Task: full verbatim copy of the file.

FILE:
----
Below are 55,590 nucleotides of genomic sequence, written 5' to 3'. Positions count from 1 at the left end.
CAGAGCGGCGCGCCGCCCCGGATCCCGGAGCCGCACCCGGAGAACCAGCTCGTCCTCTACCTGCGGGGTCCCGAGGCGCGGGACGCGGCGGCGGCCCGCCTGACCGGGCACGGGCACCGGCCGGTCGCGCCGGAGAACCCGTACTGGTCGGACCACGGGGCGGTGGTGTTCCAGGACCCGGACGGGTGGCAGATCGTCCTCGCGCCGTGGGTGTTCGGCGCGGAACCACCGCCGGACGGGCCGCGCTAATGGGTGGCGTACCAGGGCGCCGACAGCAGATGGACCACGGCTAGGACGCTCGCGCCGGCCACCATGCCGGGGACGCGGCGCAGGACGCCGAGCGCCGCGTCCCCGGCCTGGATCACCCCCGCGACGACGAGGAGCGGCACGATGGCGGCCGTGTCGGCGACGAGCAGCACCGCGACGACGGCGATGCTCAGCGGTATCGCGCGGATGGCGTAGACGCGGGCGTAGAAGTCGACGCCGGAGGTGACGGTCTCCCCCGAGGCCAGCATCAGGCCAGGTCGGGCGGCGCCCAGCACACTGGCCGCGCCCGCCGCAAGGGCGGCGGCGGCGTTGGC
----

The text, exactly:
Below are 55,590 nucleotides of genomic sequence, written 5' to 3'. Positions count from 1 at the left end.
CAGAGCGGCGCGCCGCCCCGGATCCCGGAGCCGCACCCGGAGAACCAGCTCGTCCTCTACCTGCGGGGTCCCGAGGCGCGGGACGCGGCGGCGGCCCGCCTGACCGGGCACGGGCACCGGCCGGTCGCGCCGGAGAACCCGTACTGGTCGGACCACGGGGCGGTGGTGTTCCAGGACCCGGACGGGTGGCAGATCGTCCTCGCGCCGTGGGTGTTCGGCGCGGAACCACCGCCGGACGGGCCGCGCTAATGGGTGGCGTACCAGGGCGCCGACAGCAGATGGACCACGGCTAGGACGCTCGCGCCGGCCACCATGCCGGGGACGCGGCGCAGGACGCCGAGCGCCGCGTCCCCGGCCTGGATCACCCCCGCGACGACGAGGAGCGGCACGATGGCGGCCGTGTCGGCGACGAGCAGCACCGCGACGACGGCGATGCTCAGCGGTATCGCGCGGATGGCGTAGACGCGGGCGTAGAAGTCGACGCCGGAGGTGACGGTCTCCCCCGAGGCCAGCATCAGGCCAGGTCGGGCGGCGCCCAGCACACTGGCCGCGCCCGCCGCAAGGGCGGCGGCGGCGTTGGC